Due to limited resources, this study did not examine all variables that may affect unmet need including provider factors related to contraceptive counseling or referral practice which can influence unmet need. Thus, further research that explores the knowledge, attitude, and practice of providers is warranted.

Conclusion

The study revealed a high rate of unmet need for contraception among women with CVD. Marital status, previous use of a contraceptive method, counseling on contraceptive use, and partner support on contraceptive use were independent predictors of unmet need. The cardiac follow-up clinic should implement client-centered counseling by a multidisciplinary team to address the needs of women and prevent consequences of unintended pregnancy. Furthermore, there is a need to initiate interventions that encourage communication between couples and increase male partner involvement through a renewed focus on couples counseling.

Availability of data and materials

The datasets used and/or analyzed during the current study are available from the corresponding author on reasonable request.

Abbreviations

AOR:

Adjusted Odds Ratio

CI:

Confidence Interval

CVD:

Cardiovascular Disease

EDHS:

Ethiopia Demographic and Health Survey

MEC:

Medical Eligibility Criteria

SPHMMC:

Saint Paul’s Hospital Millennium Medical College

WHO:

World Health Organization

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Acknowledgements

We would like to acknowledge the Department of Obstetrics and Gynecology and the Department of internal medicine, and the cardiac clinic of Saint Paul’s Hospital Millennium Medical College, Addis Ababa, Ethiopia.

Funding

This study was funded by Saint Paul’s Hospital Millennium Medical College. The funder of the study had no role in the study design, data collection, analysis, interpretation, or writing of the report.

Author information

Authors and Affiliations

Authors

Contributions

NM and FAA conceptualized the study. NM, MN, HB, and FAA wrote the initial draft of the study. NM oversaw the data collection. NM and FAA did the analysis. NM wrote the first draft of the manuscript. MN and HB interpreted the data and provided critical revisions. All authors contributed to and approved the final version of the manuscript to be published.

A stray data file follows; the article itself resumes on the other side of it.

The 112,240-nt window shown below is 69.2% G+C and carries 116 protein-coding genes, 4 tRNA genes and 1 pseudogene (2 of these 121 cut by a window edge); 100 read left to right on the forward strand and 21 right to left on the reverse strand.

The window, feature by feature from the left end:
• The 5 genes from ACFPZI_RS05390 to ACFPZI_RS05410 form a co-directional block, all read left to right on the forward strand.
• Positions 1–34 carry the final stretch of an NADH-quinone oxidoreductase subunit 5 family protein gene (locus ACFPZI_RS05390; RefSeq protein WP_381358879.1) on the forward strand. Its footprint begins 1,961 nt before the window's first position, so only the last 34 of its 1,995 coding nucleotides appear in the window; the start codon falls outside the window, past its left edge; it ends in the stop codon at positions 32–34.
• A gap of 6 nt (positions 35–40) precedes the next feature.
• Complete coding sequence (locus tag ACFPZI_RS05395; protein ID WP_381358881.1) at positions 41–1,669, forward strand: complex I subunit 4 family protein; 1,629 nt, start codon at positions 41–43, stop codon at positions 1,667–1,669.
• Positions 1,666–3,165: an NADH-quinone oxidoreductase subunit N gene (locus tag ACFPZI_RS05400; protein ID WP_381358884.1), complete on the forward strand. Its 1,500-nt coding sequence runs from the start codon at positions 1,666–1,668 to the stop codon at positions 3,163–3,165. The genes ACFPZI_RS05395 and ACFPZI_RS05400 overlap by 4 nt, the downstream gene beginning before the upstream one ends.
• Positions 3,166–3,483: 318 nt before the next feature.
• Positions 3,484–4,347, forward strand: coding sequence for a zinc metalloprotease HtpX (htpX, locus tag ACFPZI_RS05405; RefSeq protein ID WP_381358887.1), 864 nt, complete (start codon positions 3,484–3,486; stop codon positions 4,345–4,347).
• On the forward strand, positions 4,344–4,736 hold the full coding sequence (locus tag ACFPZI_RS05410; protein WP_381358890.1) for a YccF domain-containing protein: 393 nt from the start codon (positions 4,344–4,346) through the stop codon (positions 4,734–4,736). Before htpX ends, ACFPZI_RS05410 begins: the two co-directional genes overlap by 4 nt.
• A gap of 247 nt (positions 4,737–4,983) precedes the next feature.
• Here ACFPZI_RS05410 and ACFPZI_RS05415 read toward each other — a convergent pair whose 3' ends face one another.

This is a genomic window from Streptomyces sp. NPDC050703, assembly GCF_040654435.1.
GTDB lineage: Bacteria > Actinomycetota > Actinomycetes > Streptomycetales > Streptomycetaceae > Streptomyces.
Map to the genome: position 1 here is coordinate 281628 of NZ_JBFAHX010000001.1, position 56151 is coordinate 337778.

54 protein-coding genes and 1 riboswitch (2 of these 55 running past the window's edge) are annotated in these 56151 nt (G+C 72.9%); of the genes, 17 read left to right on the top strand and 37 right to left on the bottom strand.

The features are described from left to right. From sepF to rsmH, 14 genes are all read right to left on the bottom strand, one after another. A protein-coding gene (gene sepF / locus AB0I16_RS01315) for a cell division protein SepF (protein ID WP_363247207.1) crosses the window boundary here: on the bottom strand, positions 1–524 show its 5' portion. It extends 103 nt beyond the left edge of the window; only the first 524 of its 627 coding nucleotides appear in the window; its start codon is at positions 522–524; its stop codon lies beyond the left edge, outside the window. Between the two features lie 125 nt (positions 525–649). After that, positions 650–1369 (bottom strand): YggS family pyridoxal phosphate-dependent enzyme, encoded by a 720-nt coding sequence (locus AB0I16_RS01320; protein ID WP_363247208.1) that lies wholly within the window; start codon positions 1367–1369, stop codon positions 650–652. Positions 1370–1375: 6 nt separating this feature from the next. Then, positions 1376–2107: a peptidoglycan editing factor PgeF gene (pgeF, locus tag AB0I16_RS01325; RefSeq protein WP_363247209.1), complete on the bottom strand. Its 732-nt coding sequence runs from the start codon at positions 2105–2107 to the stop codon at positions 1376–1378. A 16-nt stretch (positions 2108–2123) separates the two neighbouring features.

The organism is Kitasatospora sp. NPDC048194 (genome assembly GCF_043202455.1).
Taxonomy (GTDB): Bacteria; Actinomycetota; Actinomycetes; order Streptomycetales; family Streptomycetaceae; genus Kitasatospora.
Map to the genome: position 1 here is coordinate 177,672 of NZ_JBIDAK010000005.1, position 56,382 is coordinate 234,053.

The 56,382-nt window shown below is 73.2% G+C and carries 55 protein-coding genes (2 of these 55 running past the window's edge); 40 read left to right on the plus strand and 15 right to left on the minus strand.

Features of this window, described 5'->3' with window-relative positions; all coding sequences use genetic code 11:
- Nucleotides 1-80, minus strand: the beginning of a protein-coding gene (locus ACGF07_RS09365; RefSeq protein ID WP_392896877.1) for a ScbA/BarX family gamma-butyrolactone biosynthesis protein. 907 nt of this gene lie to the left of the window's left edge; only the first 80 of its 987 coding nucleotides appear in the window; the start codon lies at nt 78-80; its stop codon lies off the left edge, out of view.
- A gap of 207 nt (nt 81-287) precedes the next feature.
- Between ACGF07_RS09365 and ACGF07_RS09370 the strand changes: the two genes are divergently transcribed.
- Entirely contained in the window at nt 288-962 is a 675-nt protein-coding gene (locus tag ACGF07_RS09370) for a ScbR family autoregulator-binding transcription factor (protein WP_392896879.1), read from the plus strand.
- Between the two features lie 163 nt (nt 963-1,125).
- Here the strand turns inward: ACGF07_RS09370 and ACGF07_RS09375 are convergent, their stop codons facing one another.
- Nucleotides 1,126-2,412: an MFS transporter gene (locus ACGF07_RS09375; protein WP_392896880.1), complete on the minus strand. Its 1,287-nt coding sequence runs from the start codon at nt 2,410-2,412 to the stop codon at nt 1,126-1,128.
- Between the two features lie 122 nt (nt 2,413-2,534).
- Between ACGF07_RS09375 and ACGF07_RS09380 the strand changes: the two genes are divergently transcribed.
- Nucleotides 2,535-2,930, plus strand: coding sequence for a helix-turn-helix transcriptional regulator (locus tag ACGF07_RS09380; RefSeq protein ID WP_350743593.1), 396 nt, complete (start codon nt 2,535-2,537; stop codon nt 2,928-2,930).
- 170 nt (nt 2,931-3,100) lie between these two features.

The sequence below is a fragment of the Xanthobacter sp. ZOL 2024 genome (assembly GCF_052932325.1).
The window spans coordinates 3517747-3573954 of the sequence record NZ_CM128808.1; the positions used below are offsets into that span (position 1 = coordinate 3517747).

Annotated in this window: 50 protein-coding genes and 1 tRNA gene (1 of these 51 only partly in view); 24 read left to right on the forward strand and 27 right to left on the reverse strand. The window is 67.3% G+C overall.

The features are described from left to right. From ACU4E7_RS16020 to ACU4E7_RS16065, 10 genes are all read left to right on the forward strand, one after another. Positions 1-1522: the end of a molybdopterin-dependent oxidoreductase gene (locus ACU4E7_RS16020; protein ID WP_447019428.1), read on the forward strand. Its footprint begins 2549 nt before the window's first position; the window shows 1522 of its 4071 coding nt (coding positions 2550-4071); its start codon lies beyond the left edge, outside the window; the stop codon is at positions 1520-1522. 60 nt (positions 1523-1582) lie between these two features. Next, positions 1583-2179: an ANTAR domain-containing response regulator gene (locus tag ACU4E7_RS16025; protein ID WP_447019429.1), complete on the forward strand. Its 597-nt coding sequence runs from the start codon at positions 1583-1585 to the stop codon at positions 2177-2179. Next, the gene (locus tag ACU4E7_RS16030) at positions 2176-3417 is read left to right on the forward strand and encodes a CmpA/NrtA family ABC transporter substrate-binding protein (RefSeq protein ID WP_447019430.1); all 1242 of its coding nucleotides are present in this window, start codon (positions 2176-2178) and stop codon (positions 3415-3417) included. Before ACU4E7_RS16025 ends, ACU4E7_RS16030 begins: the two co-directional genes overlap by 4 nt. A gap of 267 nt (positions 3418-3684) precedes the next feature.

Corresponding author

Correspondence to Ferid A. Abubeker.

Ethics declarations

Ethics approval and consent to participate

The study was approved by the institutional review board of Saint Paul’s Hospital Millennium Medical College (Ref No. P.M 23/401). Permission to collect data was obtained from the Department of Internal Medicine and the Department of Obstetrics and Gynecology. All participants provided written informed consent. For participants below 18 years of age, consent to participate was obtained from their parents or their legal guardians.

Consent for publication

Not applicable.

Competing interests

The authors declare that they have no competing interests.

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Supplementary Information

Additional file 1.

Assessment of unmet need.

Additional file 2.

Algorithm_ Revised definition.

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Mechal, N., Negash, M., Bizuneh, H. et al. Unmet need for contraception and associated factors among women with cardiovascular disease having follow-up at Saint Paul’s Hospital Millennium Medical College, Addis Ababa, Ethiopia: a cross-sectional study. Contracept Reprod Med 7, 6 (2022). https://doi.org/10.1186/s40834-022-00173-0

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  • DOI: https://doi.org/10.1186/s40834-022-00173-0

Keywords

  • Unmet need
  • Contraception
  • Cardiovascular disease
  • Chronic medical disease
  • Ethiopia